World Bulletin / News Desk
The FSRU docked at a port in Dortyol, Hatay - a province in the Mediterranean region.
The country aims to reduce dependency on pipeline gas through FSRUs, and therefore, these units dock at ports close to regions with higher gas consumption, Albayrak explained.
"We are minimizing investment costs for transmission and distribution lines as well as transportation costs [with FSRUs]," he added.
Turkey's first FSRU was launched in Aliaga, Izmir in December of 2016 at a time when the country needed extra gas capacity to meet the increased consumption due to the very cold weather conditions at that time.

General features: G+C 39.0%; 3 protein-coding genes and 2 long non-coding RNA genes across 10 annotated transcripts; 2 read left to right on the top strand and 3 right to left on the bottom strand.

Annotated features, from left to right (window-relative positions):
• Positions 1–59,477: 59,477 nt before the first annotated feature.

The first unit, which Turkish companies Kolin and Kalyon operate, also has 20 million cubic meters of send-out capacity per day.
"The (second) unit has 263,000 cubic meters of LNG storage capacity. This capacity size is the largest in the world. The unit has around 20 million cubic meters of daily send-out capacity and will contribute a lot to Turkey's energy security," Albayrak said.
To ensure energy security for the country, an efficient natural gas infrastructure is imperative, Albayrak asserted.
"Turkey will increase its 3.5 billion cubic meters of gas storage capacity from Silivri and Salt Lake storage facilities to 10 billion cubic meters by 2023. Our target is to be able to store at least 20 percent of our annual gas consumption so that we can have more energy security," he said.